Should students be taught sight words in beginning reading

Part 1 Should you start teach sight words to your child when he or she is beginning to learn to read? There is a lot of debate about this topic. Many people think that the English language is so difficult to learn that they must teach sight words or children will not learn to read well.

Should students be taught sight words in beginning reading

Questions and Answers 1. Overview Sight words instruction is an excellent supplement to phonics instruction. Use lesson time to introduce up to three new words, and use game time to practice the new words. A sight words instruction session should be about 30 minutes long, divided into two components: Sight Words Lesson — Use our Teaching Techniques to introduce new words and to review words from previous lessons — 10 minutes Sight Words Games — Use our games to provide reinforcement of the lesson and some review of already mastered sight words to help your child develop speed and fluency — 20 minutes Video: Introduction to Teaching Sight Words 2.

Plan a Lesson 2. Introduce one word at a time, using the five teaching techniques. Hold up the flash card for the first word, and go through all five techniques, in order. Then introduce the second word, and go through all five teaching techniques, and so on.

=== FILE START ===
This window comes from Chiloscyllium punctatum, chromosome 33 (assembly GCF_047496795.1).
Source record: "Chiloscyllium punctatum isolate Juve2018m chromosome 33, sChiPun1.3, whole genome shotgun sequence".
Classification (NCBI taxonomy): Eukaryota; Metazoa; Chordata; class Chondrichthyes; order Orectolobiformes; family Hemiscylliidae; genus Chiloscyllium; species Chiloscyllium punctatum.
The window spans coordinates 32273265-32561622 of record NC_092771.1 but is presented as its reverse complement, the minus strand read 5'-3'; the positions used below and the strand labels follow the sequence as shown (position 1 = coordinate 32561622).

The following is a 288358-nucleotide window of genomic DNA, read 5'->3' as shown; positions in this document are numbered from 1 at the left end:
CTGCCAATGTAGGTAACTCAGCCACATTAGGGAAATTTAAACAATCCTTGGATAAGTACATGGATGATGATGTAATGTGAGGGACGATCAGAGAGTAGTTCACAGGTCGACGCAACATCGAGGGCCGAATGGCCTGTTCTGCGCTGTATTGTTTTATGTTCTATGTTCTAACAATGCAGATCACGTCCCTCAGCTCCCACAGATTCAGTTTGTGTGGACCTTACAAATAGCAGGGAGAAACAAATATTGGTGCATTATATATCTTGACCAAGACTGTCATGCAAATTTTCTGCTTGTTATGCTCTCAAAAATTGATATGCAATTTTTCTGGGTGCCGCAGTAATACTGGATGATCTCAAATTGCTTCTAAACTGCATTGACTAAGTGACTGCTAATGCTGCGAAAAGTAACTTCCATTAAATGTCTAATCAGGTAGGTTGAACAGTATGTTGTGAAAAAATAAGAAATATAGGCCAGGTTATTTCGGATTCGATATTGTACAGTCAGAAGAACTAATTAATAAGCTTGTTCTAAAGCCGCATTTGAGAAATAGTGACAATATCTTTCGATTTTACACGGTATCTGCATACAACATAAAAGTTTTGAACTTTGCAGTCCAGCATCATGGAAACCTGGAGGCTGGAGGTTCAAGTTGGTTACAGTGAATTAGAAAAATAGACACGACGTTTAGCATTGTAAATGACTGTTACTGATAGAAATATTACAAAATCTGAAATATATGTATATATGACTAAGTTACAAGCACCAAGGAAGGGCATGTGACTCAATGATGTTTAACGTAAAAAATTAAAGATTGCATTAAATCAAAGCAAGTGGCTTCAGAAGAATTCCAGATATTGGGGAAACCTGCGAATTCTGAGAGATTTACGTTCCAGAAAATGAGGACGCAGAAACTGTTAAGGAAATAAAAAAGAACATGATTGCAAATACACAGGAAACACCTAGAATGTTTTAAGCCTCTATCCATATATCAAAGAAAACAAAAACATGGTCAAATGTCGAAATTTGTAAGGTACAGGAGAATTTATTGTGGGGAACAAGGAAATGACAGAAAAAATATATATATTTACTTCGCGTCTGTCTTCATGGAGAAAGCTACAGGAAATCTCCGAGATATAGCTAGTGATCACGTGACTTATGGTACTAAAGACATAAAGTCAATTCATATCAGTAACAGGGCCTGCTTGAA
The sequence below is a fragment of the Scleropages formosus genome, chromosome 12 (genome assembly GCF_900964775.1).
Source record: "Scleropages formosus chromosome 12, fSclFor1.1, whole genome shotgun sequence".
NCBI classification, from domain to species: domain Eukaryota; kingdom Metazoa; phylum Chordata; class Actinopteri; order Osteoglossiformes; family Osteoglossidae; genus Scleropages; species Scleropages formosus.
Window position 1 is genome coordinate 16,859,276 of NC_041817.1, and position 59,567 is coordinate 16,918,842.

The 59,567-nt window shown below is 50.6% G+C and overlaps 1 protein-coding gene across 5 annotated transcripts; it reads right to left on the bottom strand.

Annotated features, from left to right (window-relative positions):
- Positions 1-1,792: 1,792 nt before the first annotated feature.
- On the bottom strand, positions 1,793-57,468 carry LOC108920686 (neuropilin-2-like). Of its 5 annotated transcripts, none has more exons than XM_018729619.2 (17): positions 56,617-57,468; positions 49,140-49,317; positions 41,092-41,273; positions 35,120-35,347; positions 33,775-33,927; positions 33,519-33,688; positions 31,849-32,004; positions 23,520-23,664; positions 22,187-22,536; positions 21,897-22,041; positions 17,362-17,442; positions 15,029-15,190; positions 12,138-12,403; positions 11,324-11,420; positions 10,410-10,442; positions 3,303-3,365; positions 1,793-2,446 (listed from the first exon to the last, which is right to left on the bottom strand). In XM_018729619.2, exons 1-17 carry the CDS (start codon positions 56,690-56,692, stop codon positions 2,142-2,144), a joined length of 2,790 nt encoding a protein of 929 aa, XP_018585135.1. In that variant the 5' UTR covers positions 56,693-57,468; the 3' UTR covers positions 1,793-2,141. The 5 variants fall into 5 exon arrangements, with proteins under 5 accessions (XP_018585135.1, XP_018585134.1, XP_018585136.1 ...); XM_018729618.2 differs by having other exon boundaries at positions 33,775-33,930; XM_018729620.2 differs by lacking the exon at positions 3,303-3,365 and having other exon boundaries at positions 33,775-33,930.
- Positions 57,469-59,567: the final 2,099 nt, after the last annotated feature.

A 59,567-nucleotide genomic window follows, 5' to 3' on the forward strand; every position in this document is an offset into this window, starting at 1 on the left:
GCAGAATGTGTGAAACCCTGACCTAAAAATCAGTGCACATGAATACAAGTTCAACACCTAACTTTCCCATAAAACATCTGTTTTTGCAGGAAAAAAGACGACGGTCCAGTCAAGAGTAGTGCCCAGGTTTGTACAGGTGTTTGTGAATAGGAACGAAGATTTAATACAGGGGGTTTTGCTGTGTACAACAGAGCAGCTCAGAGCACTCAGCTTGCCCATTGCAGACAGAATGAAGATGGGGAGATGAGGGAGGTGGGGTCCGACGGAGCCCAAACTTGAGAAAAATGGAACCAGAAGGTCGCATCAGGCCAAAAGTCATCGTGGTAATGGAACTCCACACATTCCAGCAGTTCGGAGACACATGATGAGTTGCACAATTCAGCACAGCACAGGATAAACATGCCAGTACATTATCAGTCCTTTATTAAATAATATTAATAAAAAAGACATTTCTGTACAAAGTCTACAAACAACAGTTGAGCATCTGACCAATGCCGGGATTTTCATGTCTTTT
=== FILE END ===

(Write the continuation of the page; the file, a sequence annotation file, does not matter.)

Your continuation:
Do NOT Teach Sight Words to Your Child Before You Read This! (part 1)

This lesson should establish basic familiarity with the new words. This part of a sight words session should be brisk and last no more than ten minutes.

As your child gets more advanced, you might increase the number of words you work on in each lesson. Words often need to be covered a few times for the child to fully internalize them.

If your child struggles to recognize a word, cover that word again in the main lesson, going through all five teaching techniques. The child should have a good grasp of — but does not need to have completely mastered — a word before it gets replaced in your lesson plan.

Use your game time to provide lots of repetition for these words until the child has thoroughly mastered them. We have numerous sight words games that will make that repetition fun and entertaining for you and your child.

The games are of course the most entertaining part of the sight words program, but they need to wait until after the first part of the sight words lesson. Games reinforce what the lesson teaches. Do not use games to introduce new words.

Be sure the child has a pretty good grasp of a sight word before using it in a game, especially if you are working with a group of children.

You do not want one child to be regularly embarrassed in front of his classmates when he struggles with words the others have already mastered!

Sight Words Teaching Techniques Introduce new sight words using this sequence of five teaching techniques: Spell Reading — The child says the word and spells out the letters, then reads the word again. Arm Tapping — The child says the word and then spells out the letters while tapping them on his arm, then reads the word again.

Beginning Reading Help: Should Children Read Words by Phonograms or Sight?

Air Writing — A child says the word, then writes the letters in the air in front of the flash card. Table Writing — A child writes the letters on a table, first looking at and then not looking at the flash card.